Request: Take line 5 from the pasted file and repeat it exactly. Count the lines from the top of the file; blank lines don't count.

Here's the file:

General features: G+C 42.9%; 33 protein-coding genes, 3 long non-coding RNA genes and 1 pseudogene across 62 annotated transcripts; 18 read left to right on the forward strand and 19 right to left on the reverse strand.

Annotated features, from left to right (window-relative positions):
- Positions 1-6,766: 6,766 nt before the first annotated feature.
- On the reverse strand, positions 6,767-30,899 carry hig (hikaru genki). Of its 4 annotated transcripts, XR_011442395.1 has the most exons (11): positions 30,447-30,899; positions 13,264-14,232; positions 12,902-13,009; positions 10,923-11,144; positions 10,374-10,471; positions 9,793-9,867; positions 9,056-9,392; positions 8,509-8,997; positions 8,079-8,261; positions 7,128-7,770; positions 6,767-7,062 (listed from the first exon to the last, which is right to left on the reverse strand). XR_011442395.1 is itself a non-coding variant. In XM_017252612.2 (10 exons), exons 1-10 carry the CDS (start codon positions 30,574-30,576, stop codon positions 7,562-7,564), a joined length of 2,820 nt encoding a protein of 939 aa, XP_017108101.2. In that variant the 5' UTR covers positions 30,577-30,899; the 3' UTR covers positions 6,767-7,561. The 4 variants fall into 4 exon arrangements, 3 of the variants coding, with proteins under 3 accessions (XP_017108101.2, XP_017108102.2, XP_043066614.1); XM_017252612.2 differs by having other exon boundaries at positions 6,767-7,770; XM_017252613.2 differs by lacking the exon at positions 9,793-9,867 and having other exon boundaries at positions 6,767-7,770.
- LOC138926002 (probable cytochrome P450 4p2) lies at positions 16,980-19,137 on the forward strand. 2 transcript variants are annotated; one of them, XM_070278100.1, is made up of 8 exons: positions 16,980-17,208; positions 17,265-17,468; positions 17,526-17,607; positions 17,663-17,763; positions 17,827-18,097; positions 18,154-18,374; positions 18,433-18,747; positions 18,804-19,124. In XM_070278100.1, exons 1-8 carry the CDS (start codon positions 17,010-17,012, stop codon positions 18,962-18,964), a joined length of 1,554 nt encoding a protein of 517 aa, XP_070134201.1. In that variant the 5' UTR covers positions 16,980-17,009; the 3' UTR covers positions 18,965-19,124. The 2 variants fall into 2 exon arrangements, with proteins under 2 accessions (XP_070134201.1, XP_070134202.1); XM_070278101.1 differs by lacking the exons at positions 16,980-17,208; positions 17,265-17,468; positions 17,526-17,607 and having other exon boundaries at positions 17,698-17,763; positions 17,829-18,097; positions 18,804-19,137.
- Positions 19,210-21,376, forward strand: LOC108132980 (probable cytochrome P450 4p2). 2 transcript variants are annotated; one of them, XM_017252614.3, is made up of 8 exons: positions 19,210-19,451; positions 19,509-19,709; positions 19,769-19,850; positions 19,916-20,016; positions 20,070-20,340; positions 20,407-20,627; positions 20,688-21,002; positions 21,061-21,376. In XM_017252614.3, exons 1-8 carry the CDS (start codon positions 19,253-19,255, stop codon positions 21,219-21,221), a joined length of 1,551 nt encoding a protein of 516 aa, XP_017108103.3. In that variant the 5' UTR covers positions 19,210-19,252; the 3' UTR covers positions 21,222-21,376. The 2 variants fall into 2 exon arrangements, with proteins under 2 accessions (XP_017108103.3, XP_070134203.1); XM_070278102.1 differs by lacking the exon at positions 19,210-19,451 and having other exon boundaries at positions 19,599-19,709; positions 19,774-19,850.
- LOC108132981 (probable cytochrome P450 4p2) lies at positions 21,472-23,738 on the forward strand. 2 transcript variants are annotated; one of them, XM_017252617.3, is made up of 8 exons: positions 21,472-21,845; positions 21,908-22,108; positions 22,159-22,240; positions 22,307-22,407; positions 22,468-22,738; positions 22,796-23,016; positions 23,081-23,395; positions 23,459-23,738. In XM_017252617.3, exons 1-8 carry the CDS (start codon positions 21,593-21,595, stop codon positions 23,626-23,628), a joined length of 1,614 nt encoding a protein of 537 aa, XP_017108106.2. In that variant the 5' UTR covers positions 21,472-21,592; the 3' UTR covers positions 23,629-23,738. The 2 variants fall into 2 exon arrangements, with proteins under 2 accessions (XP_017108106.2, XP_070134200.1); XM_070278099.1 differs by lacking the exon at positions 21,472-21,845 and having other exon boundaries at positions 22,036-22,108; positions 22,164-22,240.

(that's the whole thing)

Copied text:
- LOC138926002 (probable cytochrome P450 4p2) lies at positions 16,980-19,137 on the forward strand. 2 transcript variants are annotated; one of them, XM_070278100.1, is made up of 8 exons: positions 16,980-17,208; positions 17,265-17,468; positions 17,526-17,607; positions 17,663-17,763; positions 17,827-18,097; positions 18,154-18,374; positions 18,433-18,747; positions 18,804-19,124. In XM_070278100.1, exons 1-8 carry the CDS (start codon positions 17,010-17,012, stop codon positions 18,962-18,964), a joined length of 1,554 nt encoding a protein of 517 aa, XP_070134201.1. In that variant the 5' UTR covers positions 16,980-17,009; the 3' UTR covers positions 18,965-19,124. The 2 variants fall into 2 exon arrangements, with proteins under 2 accessions (XP_070134201.1, XP_070134202.1); XM_070278101.1 differs by lacking the exons at positions 16,980-17,208; positions 17,265-17,468; positions 17,526-17,607 and having other exon boundaries at positions 17,698-17,763; positions 17,829-18,097; positions 18,804-19,137.